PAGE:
Eat: At your accommodation or any restaurant on the beach.
K-59 is a quick, right-hand point that breaks on to the rocks. It is definitely a face-race along the wave when it has some size. It is for more experienced surfers. Round the corner is K61, another right point (you can walk or paddle between the two).
Where to stay at K59:
- The K59 Surf Resort ($110 / night all inclusive) – this is as close to the waves as you can get with a pool and bar with the best view. Love this spot.
- The K Lodge is another option.
Eat: The locals will catch you fish and cook it on the BBQ right on the point but other than that, there isn’t much to do or eat in K59.
Mizata is another wave about a 40-minute drive from El Tunco in the other direction- a fast right-hand point of more consequence as well as a beach break. It is one of the least crowded waves in El Salvador and also the most consistent (it gets swell when everywhere else is flat). It can not hold a big swell though, anything over 10ft and it doesn’t work. Best on a high tide.
Punta Roca (La Libertad)
Wave: Punta Roca (right-hand point – arguably one of the best in the world)
One of the best right-hand points in the world. This wave also hosted a women’s 6* WQS event in June. It is in the town of La Libertad and is long racey right, over shallow, black boulders with a steep barreling take off. Make the first fast section then it’s a long ride of a perfectly walled up wave… but look out for Mumma Roca on low tide, she (a protruding rock), pops out and gets ya!
Where to stay at Punta Roca / La Libertad:
- There is an AST surf hotel a 5-minute walk from the break, closer to the pier – great location & place to stay
- Also the Punta Roca Surf Resort is amazing and situated close to the break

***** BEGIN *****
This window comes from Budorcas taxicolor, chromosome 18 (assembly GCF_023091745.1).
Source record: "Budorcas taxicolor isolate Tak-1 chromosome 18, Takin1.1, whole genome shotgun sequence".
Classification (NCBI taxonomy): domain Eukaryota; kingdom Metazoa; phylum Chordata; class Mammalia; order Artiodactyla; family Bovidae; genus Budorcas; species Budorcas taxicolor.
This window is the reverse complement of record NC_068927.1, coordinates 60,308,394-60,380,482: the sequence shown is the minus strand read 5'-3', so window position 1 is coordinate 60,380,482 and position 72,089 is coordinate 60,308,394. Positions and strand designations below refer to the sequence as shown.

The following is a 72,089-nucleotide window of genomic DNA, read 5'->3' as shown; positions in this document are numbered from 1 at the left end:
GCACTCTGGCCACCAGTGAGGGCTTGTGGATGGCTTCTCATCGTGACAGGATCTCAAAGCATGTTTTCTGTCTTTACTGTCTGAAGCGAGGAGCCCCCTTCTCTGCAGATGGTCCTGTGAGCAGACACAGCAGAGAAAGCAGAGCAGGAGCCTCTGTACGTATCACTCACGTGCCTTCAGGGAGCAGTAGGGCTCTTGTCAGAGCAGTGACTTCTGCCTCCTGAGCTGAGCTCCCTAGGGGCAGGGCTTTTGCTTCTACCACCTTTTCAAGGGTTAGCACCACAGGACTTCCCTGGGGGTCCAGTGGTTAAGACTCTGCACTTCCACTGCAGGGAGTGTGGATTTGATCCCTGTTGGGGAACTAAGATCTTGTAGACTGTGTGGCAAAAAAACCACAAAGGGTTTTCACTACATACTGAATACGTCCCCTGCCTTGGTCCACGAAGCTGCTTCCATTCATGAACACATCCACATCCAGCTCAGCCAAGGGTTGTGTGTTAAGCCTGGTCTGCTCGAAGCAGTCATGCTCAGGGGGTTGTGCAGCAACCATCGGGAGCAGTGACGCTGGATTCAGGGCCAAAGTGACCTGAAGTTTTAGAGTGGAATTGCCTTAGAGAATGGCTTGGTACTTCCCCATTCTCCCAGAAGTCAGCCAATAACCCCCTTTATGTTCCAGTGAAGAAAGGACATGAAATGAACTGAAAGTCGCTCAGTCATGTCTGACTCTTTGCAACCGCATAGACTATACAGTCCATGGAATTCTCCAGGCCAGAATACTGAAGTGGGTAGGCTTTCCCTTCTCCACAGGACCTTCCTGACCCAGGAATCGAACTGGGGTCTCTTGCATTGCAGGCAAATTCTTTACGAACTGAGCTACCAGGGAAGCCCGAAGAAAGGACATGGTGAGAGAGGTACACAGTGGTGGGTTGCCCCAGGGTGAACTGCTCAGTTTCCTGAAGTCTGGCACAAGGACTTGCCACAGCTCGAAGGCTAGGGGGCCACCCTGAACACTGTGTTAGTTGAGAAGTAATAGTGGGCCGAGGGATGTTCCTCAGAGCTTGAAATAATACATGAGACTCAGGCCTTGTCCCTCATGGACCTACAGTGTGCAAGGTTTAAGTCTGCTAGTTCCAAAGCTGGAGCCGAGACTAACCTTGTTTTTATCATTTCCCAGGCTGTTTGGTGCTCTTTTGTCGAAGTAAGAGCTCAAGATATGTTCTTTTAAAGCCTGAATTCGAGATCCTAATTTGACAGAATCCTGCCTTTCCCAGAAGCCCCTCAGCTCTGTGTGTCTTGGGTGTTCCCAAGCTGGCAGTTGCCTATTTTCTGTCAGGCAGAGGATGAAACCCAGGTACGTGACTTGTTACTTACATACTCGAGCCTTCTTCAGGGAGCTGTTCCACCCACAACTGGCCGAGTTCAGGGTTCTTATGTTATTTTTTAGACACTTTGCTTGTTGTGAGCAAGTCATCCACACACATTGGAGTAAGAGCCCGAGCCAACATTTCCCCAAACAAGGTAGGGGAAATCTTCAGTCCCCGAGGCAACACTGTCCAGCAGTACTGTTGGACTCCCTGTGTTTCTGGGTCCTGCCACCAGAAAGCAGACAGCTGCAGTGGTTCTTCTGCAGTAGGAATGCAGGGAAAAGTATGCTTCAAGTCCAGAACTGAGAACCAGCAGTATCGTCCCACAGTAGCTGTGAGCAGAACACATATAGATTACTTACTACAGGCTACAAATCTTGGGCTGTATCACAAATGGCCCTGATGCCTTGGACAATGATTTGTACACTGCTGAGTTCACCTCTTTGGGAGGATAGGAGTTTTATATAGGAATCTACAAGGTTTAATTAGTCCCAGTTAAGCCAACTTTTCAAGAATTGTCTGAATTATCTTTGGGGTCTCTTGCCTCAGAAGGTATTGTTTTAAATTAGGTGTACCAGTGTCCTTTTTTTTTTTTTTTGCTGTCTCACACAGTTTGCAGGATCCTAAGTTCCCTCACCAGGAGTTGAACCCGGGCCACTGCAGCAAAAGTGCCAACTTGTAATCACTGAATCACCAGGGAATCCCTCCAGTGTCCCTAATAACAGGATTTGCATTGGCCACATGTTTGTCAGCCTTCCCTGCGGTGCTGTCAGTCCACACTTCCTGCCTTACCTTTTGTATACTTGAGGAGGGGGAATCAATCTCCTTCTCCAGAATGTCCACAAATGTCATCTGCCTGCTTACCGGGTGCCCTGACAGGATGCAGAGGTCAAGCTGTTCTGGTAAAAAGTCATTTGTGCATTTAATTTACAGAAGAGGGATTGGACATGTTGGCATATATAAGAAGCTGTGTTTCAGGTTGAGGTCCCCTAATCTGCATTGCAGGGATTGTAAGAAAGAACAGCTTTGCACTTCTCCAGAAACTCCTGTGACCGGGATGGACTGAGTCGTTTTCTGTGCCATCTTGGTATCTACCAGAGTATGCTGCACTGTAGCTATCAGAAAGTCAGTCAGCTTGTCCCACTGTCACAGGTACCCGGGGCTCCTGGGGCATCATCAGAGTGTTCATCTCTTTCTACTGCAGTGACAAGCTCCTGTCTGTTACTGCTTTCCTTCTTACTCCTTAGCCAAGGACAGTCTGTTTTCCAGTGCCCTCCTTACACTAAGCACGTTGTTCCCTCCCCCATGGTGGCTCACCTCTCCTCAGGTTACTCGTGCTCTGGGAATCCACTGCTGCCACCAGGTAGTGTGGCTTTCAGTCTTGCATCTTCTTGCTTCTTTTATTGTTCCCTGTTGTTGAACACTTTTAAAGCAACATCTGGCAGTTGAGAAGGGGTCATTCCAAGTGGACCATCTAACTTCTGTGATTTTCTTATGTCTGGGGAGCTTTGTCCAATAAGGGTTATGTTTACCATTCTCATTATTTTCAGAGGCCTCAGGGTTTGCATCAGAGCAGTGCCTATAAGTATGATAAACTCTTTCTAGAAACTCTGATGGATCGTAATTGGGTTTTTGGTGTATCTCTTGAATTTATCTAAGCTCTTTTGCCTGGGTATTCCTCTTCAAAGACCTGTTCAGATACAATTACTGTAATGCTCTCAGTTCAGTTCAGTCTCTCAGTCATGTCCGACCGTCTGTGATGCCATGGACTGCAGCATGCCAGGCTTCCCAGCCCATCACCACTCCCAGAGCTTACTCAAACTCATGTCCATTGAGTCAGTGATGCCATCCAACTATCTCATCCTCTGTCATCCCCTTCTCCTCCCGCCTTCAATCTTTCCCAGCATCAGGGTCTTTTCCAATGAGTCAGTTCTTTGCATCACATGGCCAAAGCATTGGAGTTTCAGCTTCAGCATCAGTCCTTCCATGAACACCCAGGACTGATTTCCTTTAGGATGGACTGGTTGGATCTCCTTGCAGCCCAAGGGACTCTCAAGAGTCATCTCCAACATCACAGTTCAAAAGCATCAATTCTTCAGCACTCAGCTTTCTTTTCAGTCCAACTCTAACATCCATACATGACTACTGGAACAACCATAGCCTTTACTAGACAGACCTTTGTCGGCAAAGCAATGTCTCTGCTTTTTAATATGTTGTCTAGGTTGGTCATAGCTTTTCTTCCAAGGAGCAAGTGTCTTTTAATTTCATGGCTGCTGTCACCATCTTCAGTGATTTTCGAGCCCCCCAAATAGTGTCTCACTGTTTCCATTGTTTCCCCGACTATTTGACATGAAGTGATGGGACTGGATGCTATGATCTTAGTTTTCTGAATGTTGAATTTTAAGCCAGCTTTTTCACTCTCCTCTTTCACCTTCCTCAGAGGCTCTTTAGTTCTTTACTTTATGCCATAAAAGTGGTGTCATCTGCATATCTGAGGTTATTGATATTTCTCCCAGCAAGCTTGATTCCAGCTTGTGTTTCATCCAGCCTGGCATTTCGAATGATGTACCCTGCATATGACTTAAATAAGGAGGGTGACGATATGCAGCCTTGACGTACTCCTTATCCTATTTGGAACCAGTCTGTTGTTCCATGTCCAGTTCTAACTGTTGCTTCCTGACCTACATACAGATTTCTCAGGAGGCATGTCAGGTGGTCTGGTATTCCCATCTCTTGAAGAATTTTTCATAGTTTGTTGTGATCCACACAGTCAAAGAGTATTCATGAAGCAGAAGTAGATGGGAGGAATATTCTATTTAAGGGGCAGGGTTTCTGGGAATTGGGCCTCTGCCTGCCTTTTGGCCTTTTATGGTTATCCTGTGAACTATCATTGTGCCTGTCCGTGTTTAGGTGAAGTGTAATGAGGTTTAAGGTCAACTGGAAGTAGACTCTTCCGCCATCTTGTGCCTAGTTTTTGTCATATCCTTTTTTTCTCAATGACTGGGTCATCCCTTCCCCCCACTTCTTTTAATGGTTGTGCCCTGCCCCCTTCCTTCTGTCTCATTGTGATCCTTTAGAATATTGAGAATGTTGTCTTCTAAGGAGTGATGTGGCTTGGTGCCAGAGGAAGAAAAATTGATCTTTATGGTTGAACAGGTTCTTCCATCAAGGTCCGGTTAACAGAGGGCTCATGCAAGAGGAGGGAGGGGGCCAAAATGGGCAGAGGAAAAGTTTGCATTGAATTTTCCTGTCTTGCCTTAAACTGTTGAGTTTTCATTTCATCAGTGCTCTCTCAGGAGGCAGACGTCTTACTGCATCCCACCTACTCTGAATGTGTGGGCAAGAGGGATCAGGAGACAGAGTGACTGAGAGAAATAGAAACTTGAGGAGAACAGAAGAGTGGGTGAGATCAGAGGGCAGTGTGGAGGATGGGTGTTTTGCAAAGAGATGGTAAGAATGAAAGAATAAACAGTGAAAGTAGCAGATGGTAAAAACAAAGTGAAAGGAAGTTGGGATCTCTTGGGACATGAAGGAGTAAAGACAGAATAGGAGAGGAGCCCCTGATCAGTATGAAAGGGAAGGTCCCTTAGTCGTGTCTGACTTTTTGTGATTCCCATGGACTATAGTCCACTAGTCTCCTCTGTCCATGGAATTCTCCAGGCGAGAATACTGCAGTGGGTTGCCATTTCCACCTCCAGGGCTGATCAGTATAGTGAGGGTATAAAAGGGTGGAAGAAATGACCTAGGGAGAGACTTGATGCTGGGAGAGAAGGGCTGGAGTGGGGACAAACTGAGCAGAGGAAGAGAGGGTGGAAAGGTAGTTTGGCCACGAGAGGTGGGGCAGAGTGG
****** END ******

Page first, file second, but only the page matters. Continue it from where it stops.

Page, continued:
Recommended hostels & hotels in the La Libertad area
Eat: Some of the best ceviches I have EVER had is from the fishing pier in La Libertad. In the restaurant in front of the pier. The pier is a huge fish market. You can’t get fresher. Going for a walk there is an experience in itself.
Like Sunzal and Las Flores, Punta Roca holds big swells. Getting in and out of Punta Roca (rock point in Spanish), is always challenging. You scramble over the black boulders and when there is swell, it’s more like you get swept over them! But don’t worry too much, the rocks are round and smooth and the local kids will help you with your board. Just give them a dollar or buy a coconut from their dad after your session. The locals can be hard to deal with. Don’t expect to paddle up to the point on big day and get many waves. You can always take off at the second section when they are being agro. La Libertad is also a dangerous city so exercise caution & don’t leave the keys of your car on your tyre when you go surf! Pay a local to watch your car.
Looking for a surf guide in El Salvador? Surfing El Salvador can help you out.
El Cuco / Las Flores
Seriously, don’t miss Las Flores. When you get there you’ll ask yourself why you didn’t come earlier or stay longer. It’s a sleepy beach of serious beauty. Like Sunzal and Punta Roca, it can hold a big swell (the sweep is, however, a KILLER!). It is another perfect right-hand point that can hold a massive swell (and will get busy when that swell arrives). On low tide, a little beach break in the middle can work too.
Where to stay in Las Flores:
Stay in Las Flores (the beach), not El Cuco (the town).
- On a basic budget, I recommend Rancho Mumma Cata as it is right on the beach ($20 / night fan).
- Mira Flores is absolutely stunning and should not be missed ($500 for 6 night including daily boat trips to other waves – I stayed here, we had two big beds in our room and shared between 3. The stairs are a workout but the view is exceptional. I would stay again and again!